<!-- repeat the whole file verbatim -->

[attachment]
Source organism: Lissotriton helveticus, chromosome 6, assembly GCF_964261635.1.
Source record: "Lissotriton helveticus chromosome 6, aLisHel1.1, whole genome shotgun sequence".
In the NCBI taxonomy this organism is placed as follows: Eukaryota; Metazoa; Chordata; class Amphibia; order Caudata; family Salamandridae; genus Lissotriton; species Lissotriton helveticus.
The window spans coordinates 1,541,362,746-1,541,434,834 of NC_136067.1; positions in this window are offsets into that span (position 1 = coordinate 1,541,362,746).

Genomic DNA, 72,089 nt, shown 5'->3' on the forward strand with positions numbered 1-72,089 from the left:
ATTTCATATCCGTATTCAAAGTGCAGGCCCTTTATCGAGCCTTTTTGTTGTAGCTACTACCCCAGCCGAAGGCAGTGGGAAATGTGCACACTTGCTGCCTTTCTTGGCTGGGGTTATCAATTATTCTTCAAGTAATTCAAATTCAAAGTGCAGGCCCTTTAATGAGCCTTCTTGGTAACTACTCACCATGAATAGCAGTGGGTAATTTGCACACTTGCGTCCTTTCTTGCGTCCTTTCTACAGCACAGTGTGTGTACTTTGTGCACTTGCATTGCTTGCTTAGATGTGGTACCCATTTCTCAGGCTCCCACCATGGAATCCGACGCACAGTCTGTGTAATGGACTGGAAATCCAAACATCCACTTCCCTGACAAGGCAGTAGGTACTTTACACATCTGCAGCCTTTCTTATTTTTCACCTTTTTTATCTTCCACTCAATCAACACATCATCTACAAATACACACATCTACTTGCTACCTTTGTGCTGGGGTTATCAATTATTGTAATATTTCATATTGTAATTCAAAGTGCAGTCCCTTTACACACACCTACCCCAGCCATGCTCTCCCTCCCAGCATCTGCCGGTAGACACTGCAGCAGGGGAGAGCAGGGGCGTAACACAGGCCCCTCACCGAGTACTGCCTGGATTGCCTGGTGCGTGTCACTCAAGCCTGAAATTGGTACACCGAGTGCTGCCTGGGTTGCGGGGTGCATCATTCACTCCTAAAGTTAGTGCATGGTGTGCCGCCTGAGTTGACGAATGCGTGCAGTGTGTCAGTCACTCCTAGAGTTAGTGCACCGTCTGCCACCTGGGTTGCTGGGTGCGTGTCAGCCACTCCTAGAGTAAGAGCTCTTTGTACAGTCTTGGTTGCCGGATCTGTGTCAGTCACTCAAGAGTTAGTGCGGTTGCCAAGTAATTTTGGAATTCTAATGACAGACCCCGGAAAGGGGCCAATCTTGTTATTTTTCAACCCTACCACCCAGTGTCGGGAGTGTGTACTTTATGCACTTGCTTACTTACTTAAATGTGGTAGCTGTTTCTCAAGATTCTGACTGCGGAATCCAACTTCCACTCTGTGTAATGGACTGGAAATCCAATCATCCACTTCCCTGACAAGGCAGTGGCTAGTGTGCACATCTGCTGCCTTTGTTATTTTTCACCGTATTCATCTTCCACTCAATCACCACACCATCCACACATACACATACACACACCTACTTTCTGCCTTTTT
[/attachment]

Source organism: Lissotriton helveticus, chromosome 6, assembly GCF_964261635.1.
Source record: "Lissotriton helveticus chromosome 6, aLisHel1.1, whole genome shotgun sequence".
In the NCBI taxonomy this organism is placed as follows: Eukaryota; Metazoa; Chordata; class Amphibia; order Caudata; family Salamandridae; genus Lissotriton; species Lissotriton helveticus.
The window spans coordinates 1,541,362,746-1,541,434,834 of NC_136067.1; positions in this window are offsets into that span (position 1 = coordinate 1,541,362,746).

Genomic DNA, 72,089 nt, shown 5'->3' on the forward strand with positions numbered 1-72,089 from the left:
ATTTCATATCCGTATTCAAAGTGCAGGCCCTTTATCGAGCCTTTTTGTTGTAGCTACTACCCCAGCCGAAGGCAGTGGGAAATGTGCACACTTGCTGCCTTTCTTGGCTGGGGTTATCAATTATTCTTCAAGTAATTCAAATTCAAAGTGCAGGCCCTTTAATGAGCCTTCTTGGTAACTACTCACCATGAATAGCAGTGGGTAATTTGCACACTTGCGTCCTTTCTTGCGTCCTTTCTACAGCACAGTGTGTGTACTTTGTGCACTTGCATTGCTTGCTTAGATGTGGTACCCATTTCTCAGGCTCCCACCATGGAATCCGACGCACAGTCTGTGTAATGGACTGGAAATCCAAACATCCACTTCCCTGACAAGGCAGTAGGTACTTTACACATCTGCAGCCTTTCTTATTTTTCACCTTTTTTATCTTCCACTCAATCAACACATCATCTACAAATACACACATCTACTTGCTACCTTTGTGCTGGGGTTATCAATTATTGTAATATTTCATATTGTAATTCAAAGTGCAGTCCCTTTACACACACCTACCCCAGCCATGCTCTCCCTCCCAGCATCTGCCGGTAGACACTGCAGCAGGGGAGAGCAGGGGCGTAACACAGGCCCCTCACCGAGTACTGCCTGGATTGCCTGGTGCGTGTCACTCAAGCCTGAAATTGGTACACCGAGTGCTGCCTGGGTTGCGGGGTGCATCATTCACTCCTAAAGTTAGTGCATGGTGTGCCGCCTGAGTTGACGAATGCGTGCAGTGTGTCAGTCACTCCTAGAGTTAGTGCACCGTCTGCCACCTGGGTTGCTGGGTGCGTGTCAGCCACTCCTAGAGTAAGAGCTCTTTGTACAGTCTTGGTTGCCGGATCTGTGTCAGTCACTCAAGAGTTAGTGCGGTTGCCAAGTAATTTTGGAATTCTAATGACAGACCCCGGAAAGGGGCCAATCTTGTTATTTTTCAACCCTACCACCCAGTGTCGGGAGTGTGTACTTTATGCACTTGCTTACTTACTTAAATGTGGTAGCTGTTTCTCAAGATTCTGACTGCGGAATCCAACTTCCACTCTGTGTAATGGACTGGAAATCCAATCATCCACTTCCCTGACAAGGCAGTGGCTAGTGTGCACATCTGCTGCCTTTGTTATTTTTCACCGTATTCATCTTCCACTCAATCACCACACCATCCACACATACACATACACACACCTACTTTCTGCCTTTTT